Speech anxiety definition: As scary as it may seem to speak in front of an audience, your speech anxiety can be reduced significantly if you plan, prepare and practice your presentation. Deal with the speech anxiety.
Top 10 ways to conquer your fear of public speaking. How to reduce the speech anxiety
1. Figure out what scares you.
Investigate your fears by making a list of the specific things that make you feel anxious or afraid. Then make a corresponding list of ways you can cope with or address these fears.
2. Breathe deeply.
Practice breathing deeply and slowly. Think yoga style—breathe deeply while you’re practicing, before you go on stage, and during your speech. You can also try the “calming sigh” exercise: Inhale deeply, then let out a vocalized sigh as you exhale.
3. Warm up your body before speaking.
Exercise reduces tension and helps you concentrate. Getting a little bit of physical activity before your speech will calm you and help you get rid of excess nervous energy. Try taking a walk outside, doing arm circles, or stretching gently.
Formal practice before a speaking event will help you feel more confident about what you’re going to say and how you’ll say it. But informal practice in social situations (talking in class, speaking to people you don’t know at a party, etc.) will also help you conquer some of your speaking anxiety and fears.
5. Visualize success.
Picture yourself succeeding and having fun. Close your eyes and do a mental rehearsal of your speech once or twice before you deliver it.
6. Get enough sleep and have a good breakfast.
It’s important to take good care of yourself and follow your morning rituals before a speaking event. Don’t drink coffee if you’re not a coffee drinker (or if you’re a regular coffee-drinker, make sure to get that daily cup the day of your big speech). Being rested will also help you feel less anxious.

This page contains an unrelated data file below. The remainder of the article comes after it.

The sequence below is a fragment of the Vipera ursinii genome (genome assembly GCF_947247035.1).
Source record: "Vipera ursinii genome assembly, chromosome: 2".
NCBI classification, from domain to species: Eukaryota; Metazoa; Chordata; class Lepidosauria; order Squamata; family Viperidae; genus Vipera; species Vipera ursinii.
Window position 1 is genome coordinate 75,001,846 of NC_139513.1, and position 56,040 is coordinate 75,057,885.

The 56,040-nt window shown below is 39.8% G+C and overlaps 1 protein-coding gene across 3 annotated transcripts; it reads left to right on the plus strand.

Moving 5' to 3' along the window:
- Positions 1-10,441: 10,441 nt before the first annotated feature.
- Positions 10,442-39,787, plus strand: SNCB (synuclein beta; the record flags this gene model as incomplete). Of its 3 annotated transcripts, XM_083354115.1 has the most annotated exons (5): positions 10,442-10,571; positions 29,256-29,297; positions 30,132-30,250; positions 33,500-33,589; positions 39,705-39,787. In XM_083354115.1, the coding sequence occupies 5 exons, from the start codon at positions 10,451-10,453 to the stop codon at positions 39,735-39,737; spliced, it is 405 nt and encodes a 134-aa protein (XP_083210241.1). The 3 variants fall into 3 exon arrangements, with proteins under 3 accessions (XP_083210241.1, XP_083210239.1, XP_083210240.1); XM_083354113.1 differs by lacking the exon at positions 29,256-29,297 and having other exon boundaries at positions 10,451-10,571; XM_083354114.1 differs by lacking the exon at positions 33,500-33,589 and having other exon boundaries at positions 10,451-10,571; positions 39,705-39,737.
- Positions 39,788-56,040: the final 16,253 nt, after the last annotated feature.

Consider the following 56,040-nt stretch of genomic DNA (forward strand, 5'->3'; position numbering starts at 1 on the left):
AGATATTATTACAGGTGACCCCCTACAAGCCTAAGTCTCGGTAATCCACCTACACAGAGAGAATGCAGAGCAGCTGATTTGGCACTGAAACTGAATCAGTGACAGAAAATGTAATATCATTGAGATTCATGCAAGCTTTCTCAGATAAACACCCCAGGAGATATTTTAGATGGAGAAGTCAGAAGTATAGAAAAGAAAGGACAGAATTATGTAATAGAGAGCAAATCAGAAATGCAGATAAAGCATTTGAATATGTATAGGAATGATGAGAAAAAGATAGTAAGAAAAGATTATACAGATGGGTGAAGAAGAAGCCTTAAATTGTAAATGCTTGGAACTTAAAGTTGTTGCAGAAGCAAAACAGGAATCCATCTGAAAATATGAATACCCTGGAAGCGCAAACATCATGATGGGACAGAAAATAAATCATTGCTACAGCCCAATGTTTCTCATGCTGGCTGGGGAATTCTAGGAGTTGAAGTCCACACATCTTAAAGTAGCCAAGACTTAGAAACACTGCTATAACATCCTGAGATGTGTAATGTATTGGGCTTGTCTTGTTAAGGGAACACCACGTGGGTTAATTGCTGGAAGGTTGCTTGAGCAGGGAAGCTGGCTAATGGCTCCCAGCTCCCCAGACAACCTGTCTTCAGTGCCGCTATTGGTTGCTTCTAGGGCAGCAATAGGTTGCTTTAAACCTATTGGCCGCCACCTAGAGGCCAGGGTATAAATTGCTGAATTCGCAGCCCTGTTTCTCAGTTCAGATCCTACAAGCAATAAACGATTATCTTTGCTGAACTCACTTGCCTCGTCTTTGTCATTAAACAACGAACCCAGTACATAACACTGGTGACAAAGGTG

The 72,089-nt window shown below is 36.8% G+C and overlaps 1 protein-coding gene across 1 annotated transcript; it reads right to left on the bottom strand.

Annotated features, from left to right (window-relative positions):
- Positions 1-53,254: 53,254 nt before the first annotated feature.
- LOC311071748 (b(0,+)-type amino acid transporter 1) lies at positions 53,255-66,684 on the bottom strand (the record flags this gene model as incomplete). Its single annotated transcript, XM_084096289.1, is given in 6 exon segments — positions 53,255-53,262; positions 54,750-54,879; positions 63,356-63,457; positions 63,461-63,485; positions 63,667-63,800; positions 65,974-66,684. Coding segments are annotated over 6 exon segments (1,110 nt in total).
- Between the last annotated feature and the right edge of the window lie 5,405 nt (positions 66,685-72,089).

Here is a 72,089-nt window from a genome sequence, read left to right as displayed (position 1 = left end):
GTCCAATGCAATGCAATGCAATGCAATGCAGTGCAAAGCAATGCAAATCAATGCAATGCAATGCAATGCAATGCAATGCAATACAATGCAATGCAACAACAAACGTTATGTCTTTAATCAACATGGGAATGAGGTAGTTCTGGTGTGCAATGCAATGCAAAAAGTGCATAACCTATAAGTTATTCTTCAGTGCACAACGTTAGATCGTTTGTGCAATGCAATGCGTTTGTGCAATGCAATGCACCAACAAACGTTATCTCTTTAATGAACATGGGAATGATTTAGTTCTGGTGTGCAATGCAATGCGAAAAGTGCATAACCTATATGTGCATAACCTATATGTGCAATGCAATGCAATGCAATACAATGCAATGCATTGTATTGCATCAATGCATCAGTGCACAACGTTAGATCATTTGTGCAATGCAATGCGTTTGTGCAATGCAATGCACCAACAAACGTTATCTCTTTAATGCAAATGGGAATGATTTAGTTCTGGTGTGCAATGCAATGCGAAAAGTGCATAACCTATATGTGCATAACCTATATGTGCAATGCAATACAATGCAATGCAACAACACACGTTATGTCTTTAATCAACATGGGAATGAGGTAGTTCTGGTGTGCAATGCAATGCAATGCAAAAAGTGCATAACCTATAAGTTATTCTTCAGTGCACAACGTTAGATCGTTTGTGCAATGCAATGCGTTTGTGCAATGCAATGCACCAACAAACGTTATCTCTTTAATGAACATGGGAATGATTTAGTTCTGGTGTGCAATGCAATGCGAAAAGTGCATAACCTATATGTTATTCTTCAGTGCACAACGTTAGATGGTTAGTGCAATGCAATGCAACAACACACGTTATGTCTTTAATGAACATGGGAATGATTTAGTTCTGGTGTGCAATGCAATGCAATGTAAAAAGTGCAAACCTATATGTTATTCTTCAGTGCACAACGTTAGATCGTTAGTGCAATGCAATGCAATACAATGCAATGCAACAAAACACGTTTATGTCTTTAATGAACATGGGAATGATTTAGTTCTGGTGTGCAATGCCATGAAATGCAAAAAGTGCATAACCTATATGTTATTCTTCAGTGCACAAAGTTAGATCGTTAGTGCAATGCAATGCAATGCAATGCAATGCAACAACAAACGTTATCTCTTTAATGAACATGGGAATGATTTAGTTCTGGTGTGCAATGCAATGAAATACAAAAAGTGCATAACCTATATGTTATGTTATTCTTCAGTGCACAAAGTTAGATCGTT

7. Visit the space ahead of time.
Get as many details as you can about the room, the audience, the equipment, your time constraints, etc. Do you need a watch, or is there a big clock at the back of the room? Will you have a podium? Where will the audience be around you? Is someone going to introduce you or will you need to introduce yourself? If you’re speaking on a panel, find out about the set-up, etc.
8. Play the Worst Case Scenario game.
What’s the worst thing that could happen? What will you do if that does happen? Often, even the worst possible situation isn’t as bad as you think.
9. Take the pressure off yourself.
Very rarely does anyone give a completely perfect speech. Even the President of the United States has room to improve when it comes to public speaking, and your audience will understand if you make mistakes. Think of every speech you give, and the mistakes you make, as a stepping stone toward becoming a more effective speaker.
10. Visit an Oral Communication Tutor.
Tutors can videotape you, offer feedback and advice, and can even meet with you consecutively as you work to brainstorm, organize, and practice a speech.
Why public speaking is not so scary...
Here are some common public speaking fears and ways to overcome them:Myth:
The audience hates me.Fact: